Posted: January 23rd, 2006 by Militant Libertarian
I guess I’m not the only one who thinks this way. Of course, those whose minds need to be changed about this will just write it off as more “liberal media talk” or “America-hating.” None of them seem to notice that this kind of talk was rampant during the Revolutionary War…
U.S. should blame itself for terrorism
• We are hated, feared by most of the world for what we have done
By Joseph M. Sherfey
Originally published: http://www.news-press.com/apps/pbcs.dll/article?AID=/20060119/OPINION/601190373/1015
Following the events of 9/11, it was frequently claimed that the Muslim terrorists involved hated Americans because of what we have and what we are.
Last year’s July 4 editorial in The News-Press stated, “The liberties we have inherited must be defended from foreigners who hate what we have, as we were reminded so bitterly on Sept. 11, 2001.”
It’s time for Americans to face a very uncomfortable fact. We are hated and feared by most of the world, not because of our material possessions, the liberties we enjoy or what we stand for. We are hated and feared because of what we have done. Let’s look at the record.
First let’s cast a guilty eye on our propensity to prop up unpopular regimes to secure a favorable commercial position or to bolster our military or political dominance. In Central and South America this hoary practice is referred to as “Gunboat Diplomacy.” Worldwide it creates or protects dictatorial governments that typically are antithetical to freedom, democracy and prosperity. Too often the consequences are frustration, unrest and a climate in which terrorism flourishes.
In 1953, the C.I.A. engineered a “revolution” in Iran which replaced a moderate constitutional government under president Mohammed Mossadegh with an autocratic and militaristic shah. An understandably furious group of “students” responded by invading our embassy and imprisoning its employees — an enormous embarrassment for our country. We are now faced with a hard-line Islamic regime, which very reasonably refers to Uncle Sam as “The Great Satan.” It is supporting the insurgency in neighboring Iraq and it is ominously rattling a nuclear sword.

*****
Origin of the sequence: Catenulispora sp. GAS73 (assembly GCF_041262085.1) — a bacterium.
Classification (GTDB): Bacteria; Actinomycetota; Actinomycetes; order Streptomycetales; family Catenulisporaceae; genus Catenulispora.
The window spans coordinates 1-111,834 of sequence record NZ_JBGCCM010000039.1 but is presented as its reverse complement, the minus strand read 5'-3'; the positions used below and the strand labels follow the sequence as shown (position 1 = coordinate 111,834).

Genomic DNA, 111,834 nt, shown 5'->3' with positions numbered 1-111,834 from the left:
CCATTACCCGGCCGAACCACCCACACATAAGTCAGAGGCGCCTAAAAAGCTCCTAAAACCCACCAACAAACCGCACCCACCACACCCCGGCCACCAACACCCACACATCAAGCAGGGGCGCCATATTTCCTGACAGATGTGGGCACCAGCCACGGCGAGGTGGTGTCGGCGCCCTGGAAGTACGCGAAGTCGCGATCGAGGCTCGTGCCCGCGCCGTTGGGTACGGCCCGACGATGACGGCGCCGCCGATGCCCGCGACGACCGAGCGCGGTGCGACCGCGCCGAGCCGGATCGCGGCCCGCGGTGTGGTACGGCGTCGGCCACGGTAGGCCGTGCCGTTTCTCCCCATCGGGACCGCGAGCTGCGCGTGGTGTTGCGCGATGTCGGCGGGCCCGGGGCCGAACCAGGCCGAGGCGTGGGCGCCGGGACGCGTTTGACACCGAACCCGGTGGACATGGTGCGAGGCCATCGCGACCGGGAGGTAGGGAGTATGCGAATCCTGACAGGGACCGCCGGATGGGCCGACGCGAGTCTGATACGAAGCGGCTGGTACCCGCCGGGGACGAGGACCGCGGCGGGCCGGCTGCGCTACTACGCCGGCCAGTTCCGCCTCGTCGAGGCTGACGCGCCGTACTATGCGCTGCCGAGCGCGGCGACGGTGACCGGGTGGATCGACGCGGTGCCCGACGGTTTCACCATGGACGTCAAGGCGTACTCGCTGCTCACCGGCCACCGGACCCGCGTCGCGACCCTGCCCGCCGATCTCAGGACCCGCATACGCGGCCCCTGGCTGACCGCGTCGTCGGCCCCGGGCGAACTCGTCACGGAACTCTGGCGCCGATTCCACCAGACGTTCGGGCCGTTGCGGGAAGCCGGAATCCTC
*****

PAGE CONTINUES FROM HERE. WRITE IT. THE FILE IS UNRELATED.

So much for our ability to control the internal affairs of sovereign nations and for our wisdom in trying to do so.
Undaunted by our experience in Iran, our sagacious president has embarked on another nation-molding fiasco in Iraq. Hopefully, he will replace a cruel secular dictator with reactionary Islamic Mullahs who, like their counterparts in Iran, would delight in seeing us dead. More ominous scenarios abound.
We are also supporting unpopular and authoritative governments in Egypt, Bahrain, Pakistan, Saudi Arabia, Kuwait and Algeria. In all these countries is a lack of opportunity and open political expression that is causing widespread resentment and unrest, especially among the intelligentsia and the poor. Most are powder kegs.
An incident in the Balkans exemplifies a second reason for Muslim hatred; our callous disregard for Muslims’ lives. In June of 1995, a United Nations “safe area” was turned over to the Serbs who promptly slaughtered 8,000 unarmed Muslim Bosnians. Many of the women were raped before being killed. There was no U.N. intervention.
When we joined the British in enforcing U.N. economic sanctions against Iraq, the consequences were even worse. We persisted, even though we knew it was causing widespread suffering. The U.N. estimated that about 500,000 Iraqi children died because of shortages in food and medicines. When asked about these deaths on national TV our U.N. ambassador, Madeleine Albright, didn’t dispute the facts but stated that “we” had decided it was “worth the cost.” What was gained to warrant the deaths of a half-million children?
The Muslim death toll in the current Iraqi debacle is unknown. Guestimates range from 40,000 to 100,000. It’s obviously not important enough to count. But let us ever remember 9/11; 3,000 Americans died.
At the time of the Marshall Plan, our country was rebuilding Europe and was admired and respected by the world. That country no longer exists. America is now an empire: militaristic, militant, arrogant and cruel. We have more than 700 military bases outside the United States. Our generals and admirals have more than 100 passenger jets — Lears, Gulfstreams, etc. — to get to the 234 military golf courses scattered around the world. One Gulfstream III costs $50 million and requires a crew of five.
In his book “The Sorrows of Empire,” Chalmers Johnson states, “As militarism, the arrogance of power, and the euphemisms used to justify imperialism inevitably conflict with America’s democratic structure of government and distort its culture and basic values, I fear that we will lose our country.” I share that fear.
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